See All Chapters
Medium 9780946439119

7. On Genital Love (1947)

Balint, Michael Karnac Books ePub

IF one looks through psycho-analytical literature for references to genital love, to one‘s surprise two striking facts emerge: (a) much less has been written on genital love than on pre-genital love (e.g. ‘genital love’, is missing from the indices of Fenichel‘s new text-book 2 and of Nunberg‘s Allgemeine Neuro-senlehre3); (b) almost everything that has been written on genital love is negative, like Abraham‘s description of his famous term ‘postambivalent phase‘. We know fairly well what an ambivalent love relation is—of postambivalent love we know hardly more than that it is, or at least ought to be, no longer ambivalent.

This emphasis on the negative qualities, i.e. on those which have, or ought to have been, superseded in the course of development, blurs the whole picture. It is not the presence of certain positive qualities that is accentuated, only the absence of certain others.

To avoid this pitfall let us imagine an ideal case of such postambivalent genital love that shows no traces of ambivalency nor of pregenital object-relationship:

See All Chapters
Medium 9781574411805

Two—“Let’s get the hell out of here.”

William T. Harper University of North Texas Press PDF

Chapter Two

“Let’s get the hell out of here.”

—Steve Roach, inmate

The Texas Legislature created the Windham School

District in the Texas Department of Corrections in

1968. It was subject to the certification requirements and regulations of the Texas Education Agency and the State Board of Education. Its purpose was to provide educational and vocational opportunities for prison inmates that would help them when and if they returned to the general population. Attendance at once-a-week, six-hour classes was required for inmates having less than a fifth-grade education and it was voluntary for others. At the Walls Unit, the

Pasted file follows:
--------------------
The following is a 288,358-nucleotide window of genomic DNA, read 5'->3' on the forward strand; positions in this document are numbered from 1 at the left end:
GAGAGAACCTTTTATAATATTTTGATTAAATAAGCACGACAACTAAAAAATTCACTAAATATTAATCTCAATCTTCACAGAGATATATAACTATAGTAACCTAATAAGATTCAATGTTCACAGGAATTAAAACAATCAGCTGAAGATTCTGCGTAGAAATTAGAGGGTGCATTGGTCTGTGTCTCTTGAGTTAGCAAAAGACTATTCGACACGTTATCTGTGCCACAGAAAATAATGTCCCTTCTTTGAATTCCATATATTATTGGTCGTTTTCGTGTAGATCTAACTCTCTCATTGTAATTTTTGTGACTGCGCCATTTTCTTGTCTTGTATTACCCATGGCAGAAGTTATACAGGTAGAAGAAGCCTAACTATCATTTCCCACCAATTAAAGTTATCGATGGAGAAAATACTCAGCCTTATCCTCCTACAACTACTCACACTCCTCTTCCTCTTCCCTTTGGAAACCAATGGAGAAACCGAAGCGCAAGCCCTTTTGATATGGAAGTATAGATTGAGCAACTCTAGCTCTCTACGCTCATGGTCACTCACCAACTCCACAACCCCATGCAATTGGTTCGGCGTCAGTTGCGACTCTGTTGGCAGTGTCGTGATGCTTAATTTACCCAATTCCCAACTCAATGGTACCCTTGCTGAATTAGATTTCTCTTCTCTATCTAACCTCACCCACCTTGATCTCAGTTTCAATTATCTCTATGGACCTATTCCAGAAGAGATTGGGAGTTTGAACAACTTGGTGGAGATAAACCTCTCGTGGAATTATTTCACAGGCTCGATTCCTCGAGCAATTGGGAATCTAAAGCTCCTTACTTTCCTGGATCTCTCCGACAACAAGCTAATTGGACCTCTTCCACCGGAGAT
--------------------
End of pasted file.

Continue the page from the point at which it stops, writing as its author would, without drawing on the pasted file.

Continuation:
Windham group of about fifteen teachers and librarians was housed on the 11,250 square-foot top floor of a rectangular, three-story building made of reinforced concrete faced with masonry bricks with steel roof trusses. It was, unintentionally, a fortress.

The 167-by-67 foot area was remodeled in 1972 from an auditorium into the educational facility. About fifty percent of the room’s interior was classroom, thirty percent was library, and the remaining twenty percent—which divided the two larger rooms—was

See All Chapters
Medium 9780253357212

5 The Karstic Phenomenon of the Iguanodon Sinkhole and the Geomorphological Situation of the Mons Basin during the Early Cretaceous

Pascal Godefroit Indiana University Press ePub

Yves Quinif* and Luciane Licour

During the Late Jurassic and the Early Cretaceous, an extensional tectonic regime induced fracturation in carbonated Mississippian formations, notably enhanced their permeability, and initiated karstification. The low hydraulic potential that prevailed during the Cretaceous gave birth to the ghost rock karstification of the outcropping Mississippian limestone north of the Mons Basin. Deep water circulation also set in carbonated and sulfated strata, following convection induced by thermal contrast effects on water density, with the outcrop acting both as recharge and discharge area. Karstification resulting from these circulations left traces in the breccia pipes locally called “natural pits,” including the famous Iguanodon Sinkhole at Bernissart.

5.1. Distribution of the sinkholes in Hainaut province (Belgium) and northeastern France.

The Iguanodon Sinkhole is one of the numerous collapse features crossing Pennsylvanian formations that are known from the French Nord-Pas-de-Calais coal basin (Puits de Dièves) to the region of Charleroi (Belgium; see Fig. 5.1). These geological structures are locally named “natural pits.”

See All Chapters
Medium 9781576756010

Chapter 11: Aligning Recognition with Culture

Ventrice, Cindy Berrett-Koehler Publishers ePub

When I step through the front lobby, the first cubicles I approach are brightly decorated with awards, photos, mascots, and the trappings of the latest contest. These are the desks of the customer service team. Heading deeper into the building, I notice a distinct change in atmosphere. The tone is much more somber. I am now in the section of the building where the engineers work. As their surroundings show, the personalities that are attracted to these two jobs appear to be very different. With just a few steps, I have experienced two distinct microcultures within the same organization.

The customer service team in this example would call the engineers’ recognition preferences boring. The engineers would say that the customer service team holds silly contests and embarrassing events. Both would be right. As different as these two groups are, both have exactly the right recognition for their culture.